Preschool Playground Maintenance

Preschool Playground Maintenance

When the weather is nice, children are clamoring to play outside. While your play environment might not receive the same attention when it's not in use by your students, it is extremely important to make sure that your outdoor playground equipment is prepared for on-demand use by children. Here are some playground maintenance tips to make sure that your play equipment is safe and prepared for children.
  1. Broken Equipment: Check for broken equipment such as loose bolts, missing caps, and cracks. Be sure to check for cracks in the plastic. If you do find a broken piece, you will want to assess the severity of the issue and determine whether or not the piece needs to be immediately shut down, repaired as soon as possible, or repaired when time and money allow.

  2. Broken Glass, Trash, and Debris: Keep your playground clean. By disposing of broken glass and other trash, you can prevent cuts and unsanitary conditions. If you notice that trash and debris are a continual problem in your outdoor play area you might want to consider adding trash cans to help alleviate the problem.

  3. Loose Anchoring: The durability of the equipment is questionable if the equipment isn’t securely anchored. If equipment is loose, you will most likely want to shut down the piece of play equipment until it can be repaired.  Always check with the manufacturer to see what they recommend.

  4. Inspect Damage: Insects can severely damage your equipment if it consists of natural materials. Keep in mind that if you include natural materials in your play area they will require annual upkeep. You should check for rough spots and regularly sand them down to help prevent splinters. You can also seal in wood to help smooth out the pieces and keep their color.

  5. Problems with Surfacing: Your surfacing is vital to maintaining a safe play environment. If your playground has loose-fill surfacing, ensure that the surfacing hasn’t been displaced in high-use areas such as under swings and slide exits. This can be facilitated by marking ideal surfacing depths on equipment posts. If you have unitary surfacing, check for holes, flakes, and buckling. You will want to seal your unitary surfacing every other year and patch any holes or cracks whenever you see them.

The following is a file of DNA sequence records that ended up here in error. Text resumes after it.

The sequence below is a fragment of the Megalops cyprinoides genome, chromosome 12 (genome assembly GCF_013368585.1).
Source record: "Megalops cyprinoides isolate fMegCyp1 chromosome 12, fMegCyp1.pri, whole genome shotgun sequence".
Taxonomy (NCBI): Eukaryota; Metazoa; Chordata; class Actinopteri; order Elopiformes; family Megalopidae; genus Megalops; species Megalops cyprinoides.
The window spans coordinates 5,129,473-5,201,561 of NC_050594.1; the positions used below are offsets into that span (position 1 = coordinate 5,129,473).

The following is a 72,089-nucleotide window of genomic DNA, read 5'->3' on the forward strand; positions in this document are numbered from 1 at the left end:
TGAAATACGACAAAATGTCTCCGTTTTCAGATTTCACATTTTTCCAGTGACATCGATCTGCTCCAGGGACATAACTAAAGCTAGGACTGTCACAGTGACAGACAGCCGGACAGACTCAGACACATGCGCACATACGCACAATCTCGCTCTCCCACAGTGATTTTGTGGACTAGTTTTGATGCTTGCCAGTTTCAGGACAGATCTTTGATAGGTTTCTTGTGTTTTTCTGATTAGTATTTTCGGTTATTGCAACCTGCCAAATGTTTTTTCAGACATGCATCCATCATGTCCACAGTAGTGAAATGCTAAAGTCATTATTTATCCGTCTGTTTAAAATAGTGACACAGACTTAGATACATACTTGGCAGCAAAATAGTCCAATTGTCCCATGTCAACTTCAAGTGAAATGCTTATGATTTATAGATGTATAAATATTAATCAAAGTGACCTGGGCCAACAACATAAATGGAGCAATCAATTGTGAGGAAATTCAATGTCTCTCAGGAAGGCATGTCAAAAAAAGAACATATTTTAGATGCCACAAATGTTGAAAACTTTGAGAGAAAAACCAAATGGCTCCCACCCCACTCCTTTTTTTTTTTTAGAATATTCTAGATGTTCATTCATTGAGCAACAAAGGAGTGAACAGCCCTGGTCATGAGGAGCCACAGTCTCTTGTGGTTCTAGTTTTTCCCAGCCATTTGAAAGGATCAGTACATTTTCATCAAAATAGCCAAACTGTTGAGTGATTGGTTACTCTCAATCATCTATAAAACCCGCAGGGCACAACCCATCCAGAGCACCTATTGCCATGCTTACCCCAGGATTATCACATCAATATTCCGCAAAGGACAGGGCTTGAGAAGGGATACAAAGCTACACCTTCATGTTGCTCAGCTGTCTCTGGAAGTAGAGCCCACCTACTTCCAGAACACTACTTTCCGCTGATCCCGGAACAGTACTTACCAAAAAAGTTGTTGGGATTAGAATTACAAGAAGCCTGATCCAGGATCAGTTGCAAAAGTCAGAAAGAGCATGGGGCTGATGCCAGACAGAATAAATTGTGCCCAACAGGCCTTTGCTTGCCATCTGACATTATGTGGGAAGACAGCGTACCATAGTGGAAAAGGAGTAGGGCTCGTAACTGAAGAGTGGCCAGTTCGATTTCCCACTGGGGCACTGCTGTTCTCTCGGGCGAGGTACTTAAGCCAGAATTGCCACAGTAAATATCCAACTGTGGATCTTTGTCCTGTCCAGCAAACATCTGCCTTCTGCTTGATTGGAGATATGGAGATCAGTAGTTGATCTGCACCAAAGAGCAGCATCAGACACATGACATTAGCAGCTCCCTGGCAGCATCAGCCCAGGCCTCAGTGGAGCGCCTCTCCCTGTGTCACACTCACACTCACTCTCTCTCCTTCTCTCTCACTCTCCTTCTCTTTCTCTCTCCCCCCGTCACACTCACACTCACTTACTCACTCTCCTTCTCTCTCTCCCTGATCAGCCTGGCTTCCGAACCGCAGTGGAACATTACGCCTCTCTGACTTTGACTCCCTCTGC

6. User Modifications: Check for user modifications such as ropes tied to parts or equipment that has been rearranged. These modifications will need to be removed and you will need to check that it has not caused any permanent changes to the play equipment.

  7. Vandalism: Be sure to check for vandalism of all types – from graffiti to equipment tampering. If so, do your best to clean the graffiti. If it cannot be removed, you should consider removing or replacing the piece.

  8. Rusted or Corroded Metals: The durability of your equipment becomes questionable if you have rusted or corroded metals. Check carefully where metals come in contact with the ground. It is also important to check in between each piece of the swing chain and connection points on the swing frame.

If you ever have any questions about your equipment, your first step should always be to reach out to the equipment manufacturer. The manufacturer will be able to help with any replacement parts that you might need to repair your existing equipment.  If you decide to add new pieces of play equipment, be prepared to get a playground inspection by a Certified Playground Safety Inspector to meet your state’s licensing requirements.

Having a thorough inspection checklist for your playground is extremely helpful, so we've created one at the link below. For more research on keeping children in your care safe, reference one of our many playground safety guides.